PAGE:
Tag Archives: Texas Rangers

Rangers’ Closest Call Came At The Capitol

At the end of a lengthy public probe into charges of corruption and criminal misdeeds, the question Lone Star legislators faced on April 2, 1919 was whether to do away with the Texas Rangers altogether or to give the legendary lawmen one more chance to clean up their act.

This is the subject of “This Week in Texas HIstory” for Wednesday, April 2 through Tuesday, April 8.  If your local newspaper does not carry this longest running feature of its kind, you can read it each and every week with your very own private email subscription available on this web site.

Famed Ranger “Borrows” Calvarymen for Mexican Invasion

Leander McNelly, famous Texas Ranger captain, walked into a U.S. cavalry camp near the Rio Grande on November 17, 1875 and asked to “borrow” the idle troopers if the officer in charge did not intend to pursue Mexican rustlers across the river.

Though barely in his twenties, the Virginian commanded one of the last units of Texas Confederates to disband at the end of the Civil War.  Less than two years after the successful recovery of stolen cattle in the “Las Cuevas War,” McNelly died from tuberculosis at the the age of 33.

Famous Ranger Walker Killed in Mexican War

Texas Ranger Capt. Samuel Walker was killed on October 9, 1847 at the Battle of Huamantla by an unseen sniper firing a shotgun from a balcony.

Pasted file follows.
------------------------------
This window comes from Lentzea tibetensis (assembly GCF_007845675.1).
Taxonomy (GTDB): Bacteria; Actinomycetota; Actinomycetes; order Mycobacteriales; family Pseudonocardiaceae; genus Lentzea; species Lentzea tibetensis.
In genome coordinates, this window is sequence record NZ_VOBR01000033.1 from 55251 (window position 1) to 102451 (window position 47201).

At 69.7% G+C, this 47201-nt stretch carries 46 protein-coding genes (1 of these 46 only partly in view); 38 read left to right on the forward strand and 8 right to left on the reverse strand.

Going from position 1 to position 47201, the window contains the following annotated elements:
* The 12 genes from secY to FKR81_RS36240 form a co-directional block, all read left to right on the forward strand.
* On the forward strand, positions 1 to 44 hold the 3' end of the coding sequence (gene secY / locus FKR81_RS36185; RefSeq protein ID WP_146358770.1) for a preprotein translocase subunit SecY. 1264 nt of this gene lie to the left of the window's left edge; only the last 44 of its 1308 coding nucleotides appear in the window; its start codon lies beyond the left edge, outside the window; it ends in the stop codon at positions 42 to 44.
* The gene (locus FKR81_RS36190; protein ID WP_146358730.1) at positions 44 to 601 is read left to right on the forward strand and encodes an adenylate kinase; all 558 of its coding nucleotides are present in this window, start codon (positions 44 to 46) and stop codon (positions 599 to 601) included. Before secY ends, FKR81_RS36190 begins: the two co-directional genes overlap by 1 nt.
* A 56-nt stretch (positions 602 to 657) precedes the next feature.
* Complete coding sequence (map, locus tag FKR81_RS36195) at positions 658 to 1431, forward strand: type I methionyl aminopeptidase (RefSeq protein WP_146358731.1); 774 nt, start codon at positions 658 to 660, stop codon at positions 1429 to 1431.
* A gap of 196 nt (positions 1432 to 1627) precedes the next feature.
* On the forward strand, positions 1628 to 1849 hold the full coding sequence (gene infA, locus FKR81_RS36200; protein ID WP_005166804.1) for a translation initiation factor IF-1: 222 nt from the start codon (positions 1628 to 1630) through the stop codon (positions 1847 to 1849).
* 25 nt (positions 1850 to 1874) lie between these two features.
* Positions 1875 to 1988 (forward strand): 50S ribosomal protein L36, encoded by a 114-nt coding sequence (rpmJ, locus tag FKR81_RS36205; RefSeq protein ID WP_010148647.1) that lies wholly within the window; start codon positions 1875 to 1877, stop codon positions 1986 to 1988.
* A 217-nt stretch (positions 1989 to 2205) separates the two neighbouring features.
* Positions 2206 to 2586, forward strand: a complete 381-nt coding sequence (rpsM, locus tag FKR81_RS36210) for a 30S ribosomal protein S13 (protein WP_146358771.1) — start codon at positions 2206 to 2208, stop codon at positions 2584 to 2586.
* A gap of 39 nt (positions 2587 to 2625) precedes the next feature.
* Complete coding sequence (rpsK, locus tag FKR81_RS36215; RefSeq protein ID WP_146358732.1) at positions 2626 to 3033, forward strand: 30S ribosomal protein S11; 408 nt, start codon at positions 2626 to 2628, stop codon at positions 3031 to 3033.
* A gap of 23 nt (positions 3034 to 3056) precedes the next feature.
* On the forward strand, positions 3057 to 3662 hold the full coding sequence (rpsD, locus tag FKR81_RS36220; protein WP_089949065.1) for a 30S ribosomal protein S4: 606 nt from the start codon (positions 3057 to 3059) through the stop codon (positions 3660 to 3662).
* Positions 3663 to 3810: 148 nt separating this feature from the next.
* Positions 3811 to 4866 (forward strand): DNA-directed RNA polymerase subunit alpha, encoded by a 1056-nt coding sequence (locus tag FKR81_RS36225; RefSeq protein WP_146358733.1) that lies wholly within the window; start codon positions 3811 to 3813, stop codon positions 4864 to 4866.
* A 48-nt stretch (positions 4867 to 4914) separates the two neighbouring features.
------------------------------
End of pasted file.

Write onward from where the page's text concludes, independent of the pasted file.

Walker is best known as the co-inventor along with Samuel Colt of the six-shot revolver.  At his own expense, Walker went to New York to take a direct part in the design of the new handgun that made the Rangers even more of a force to be reckoned with in the war with Mexico.

Cowboy Star Lied About Texas Ranger Enlistment

Future silent movie cowboy Tom Mix enlisted in the Texas Rangers on September 22, 1905, according to his official biography.  Problem is that claim was a complete fabrication!

Mix, who also was an Army deserter, appeared in nearly 300 films, all but nine silent, between 1909 and 1935.  The Pennsylvania native was among the most popular movie stars of the Twenties and remains the iconic sagebrush hero.

“Always Wished I Could Have Seen Him Hung”

Those were the words of Ira Aten, the Texas Ranger chiefly responsible for bringing Dick Duncan to justice.

From the start, Aten suspected Duncan of killing four family members from San Saba that he was escorting to Mexico in February 1888.  It took a month in the saddle covering 1,500 miles on horseback to break the case and pin the murders on Duncan, who was hanged in the Maverick County jail on September 18, 1891 in the only execution ever carried out in that border county.